Love Songs and Lullabies(3)

By: Amy Vastine

Piper wasn’t nominated for a Country Artist Award this year but had two proudly displayed at home on her mantel. She was here to promote the new album she’d written over the summer with Sawyer’s help. He may have been a newbie to the country music scene, but he was also an excellent songwriter. Piper had spent too many years singing other people’s music and it had been Sawyer’s job to teach her how to write her own.

Tonight’s performance would be crucial in setting the stage for her break into mainstream pop music. The new album had great crossover potential thanks to Sawyer’s help. Of course, all of that was in jeopardy now. Her stomach rolled and her head ached.

Heath slipped his phone back in his pocket. “This is your doing, Dean? Hasn’t my daughter shared the headlines with this boy enough? She’s a platinum recording artist while he just released his first album.”

“Together, the two of them are magic. Their song’s success is proof of that. The more we showcase them together, the better for both of them. I think Nashville deserves a preview of Sawyer and Piper before the rest of America hears them at the CAAs.”

Her chest constricted at the thought of Dean’s disappointment as well as her father’s when they learned she had ruined her perfect image. She trusted Dean’s business sense and knew he believed in her, even if his trust had been misplaced. Keeping the facade up as long as possible, until she could figure out how to break the news to everyone, was her only option. There had to be a way to save her career from disaster.

Piper took a deep breath before she had a panic attack. “It was a great idea, Dean,” she said, putting her smile back in place. “We’re here to sell records. Mine and Sawyer’s.”

The radio station rep’s relief was evident. The earlier tension had not been lost on her. “Let me show you to our hospitality room.”

Heart pounding, Piper followed the woman down the hall, into the elevator and up three floors. She could do this. She could sit next to Sawyer and answer questions about music. They could sing together like they did while writing songs and recording her album. Singing with him was the easy part. Avoiding his brown eyes, resisting his charm, ignoring the way he made her feel when he was near—those things might prove more difficult. Especially now.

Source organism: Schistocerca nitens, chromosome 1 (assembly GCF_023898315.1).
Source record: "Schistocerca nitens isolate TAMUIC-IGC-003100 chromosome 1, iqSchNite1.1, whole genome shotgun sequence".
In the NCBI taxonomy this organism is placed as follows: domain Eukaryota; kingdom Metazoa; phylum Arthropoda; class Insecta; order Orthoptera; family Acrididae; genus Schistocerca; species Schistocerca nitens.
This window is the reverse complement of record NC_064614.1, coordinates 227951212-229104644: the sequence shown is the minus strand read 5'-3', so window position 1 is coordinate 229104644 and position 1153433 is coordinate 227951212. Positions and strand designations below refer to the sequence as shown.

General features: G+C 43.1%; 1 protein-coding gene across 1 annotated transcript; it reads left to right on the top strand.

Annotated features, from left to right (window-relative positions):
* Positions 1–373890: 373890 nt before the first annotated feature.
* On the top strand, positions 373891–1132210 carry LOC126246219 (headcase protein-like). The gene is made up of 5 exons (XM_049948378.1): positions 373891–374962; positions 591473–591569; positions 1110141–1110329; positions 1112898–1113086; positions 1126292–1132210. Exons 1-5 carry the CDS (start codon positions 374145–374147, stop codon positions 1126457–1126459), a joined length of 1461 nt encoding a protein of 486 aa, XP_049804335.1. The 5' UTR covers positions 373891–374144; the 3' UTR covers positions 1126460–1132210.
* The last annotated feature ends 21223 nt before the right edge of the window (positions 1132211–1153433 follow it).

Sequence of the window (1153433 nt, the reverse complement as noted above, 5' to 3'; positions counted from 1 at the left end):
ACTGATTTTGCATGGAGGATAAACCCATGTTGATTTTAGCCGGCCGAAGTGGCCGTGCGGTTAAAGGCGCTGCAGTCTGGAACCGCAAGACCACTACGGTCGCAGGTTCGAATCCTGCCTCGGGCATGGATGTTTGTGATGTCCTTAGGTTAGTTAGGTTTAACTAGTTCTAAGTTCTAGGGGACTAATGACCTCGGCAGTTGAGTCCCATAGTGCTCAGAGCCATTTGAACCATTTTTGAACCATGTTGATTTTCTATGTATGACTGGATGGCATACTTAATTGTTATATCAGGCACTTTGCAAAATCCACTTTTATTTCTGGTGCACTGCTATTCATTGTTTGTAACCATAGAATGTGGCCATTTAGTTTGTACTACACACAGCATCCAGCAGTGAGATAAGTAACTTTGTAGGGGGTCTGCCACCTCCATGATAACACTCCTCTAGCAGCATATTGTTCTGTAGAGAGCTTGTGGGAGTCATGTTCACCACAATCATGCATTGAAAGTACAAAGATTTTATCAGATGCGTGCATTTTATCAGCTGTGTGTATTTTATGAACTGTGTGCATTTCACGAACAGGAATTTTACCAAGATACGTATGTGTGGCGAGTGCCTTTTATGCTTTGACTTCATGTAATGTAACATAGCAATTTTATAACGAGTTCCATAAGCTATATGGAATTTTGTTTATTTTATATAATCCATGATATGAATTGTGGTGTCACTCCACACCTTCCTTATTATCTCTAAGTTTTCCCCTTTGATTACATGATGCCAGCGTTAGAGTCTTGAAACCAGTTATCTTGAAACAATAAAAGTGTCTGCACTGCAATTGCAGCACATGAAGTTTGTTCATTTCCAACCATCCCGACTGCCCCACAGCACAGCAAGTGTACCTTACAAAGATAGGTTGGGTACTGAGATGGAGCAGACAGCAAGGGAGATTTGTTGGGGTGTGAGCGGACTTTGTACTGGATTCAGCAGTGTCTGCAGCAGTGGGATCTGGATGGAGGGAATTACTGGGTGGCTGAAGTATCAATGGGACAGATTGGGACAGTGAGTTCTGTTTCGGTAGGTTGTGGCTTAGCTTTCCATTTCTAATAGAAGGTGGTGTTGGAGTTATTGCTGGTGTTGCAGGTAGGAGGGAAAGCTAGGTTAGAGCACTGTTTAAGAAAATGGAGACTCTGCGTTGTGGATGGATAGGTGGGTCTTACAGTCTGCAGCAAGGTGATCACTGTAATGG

It suddenly felt very warm. Piper was thankful she had dressed in layers. She peeled off her sweater and handed it to Lana for safekeeping.

Sawyer’s voice reached her in the hallway. His playfulness was infectious as he sang and strummed a guitar. It was his lightheartedness that had gotten her in this trouble in the first place.

She steeled herself as she entered the hospitality room. Sawyer Stratton had accepted there wasn’t a future for the two of them. How would he feel when he found out they’d be forever connected?


“YOU HAVE GOT to be kidding me,” Sawyer said, setting his guitar down. “You are unbelievable!”

His friend and bandmate Hunter pushed the last grape between his lips. His cheeks were puffed out like a chipmunk’s. He had somehow managed to get an entire bowl of grapes in his mouth. Hunter’s enormous cheek capacity was about to cost Sawyer ten dollars, and he was not a fan of parting with his hard-earned money.

“Impressive, but I can do better. If I can eat one of those sandwiches over there in one bite, you have to give me ten bucks,” Sawyer said, making his way to the counter full of snacks.

Hunter shook his head, unable to speak. He held up two fingers before slashing the air with both hands.

“Double or nothing?” Sawyer clarified. Hunter nodded. “You think you can eat this whole sandwich right after swallowing all those grapes?”

Hunter nodded again and picked up a water bottle. After a quick swig, he wiped his mouth with the back of his hand. “If I do, you have to give me twenty bucks.”

The turkey sandwich wasn’t quite six inches long, but it was stuffed with all the trimmings and wouldn’t go down easy. Better Hunter fail than him. “Go for it.”

Hunter picked up the sub and took a breath before attempting to shove it all in his mouth. Sawyer couldn’t help but bust out laughing.

“We have some snacks and beverages for you,” a voice said from the doorway.

Sawyer turned, and there she was. Piper was always a sight for sore eyes. Her sunglasses rested on top of her head and her blond hair was pulled back into a ponytail. Even though she wore the same pale pink blouse and skinny white jeans he’d seen her in at rehearsal, the woman managed to take his breath away.

“Are you okay? Can you breathe?” The radio assistant came running at him.

Also By Amy Vastine

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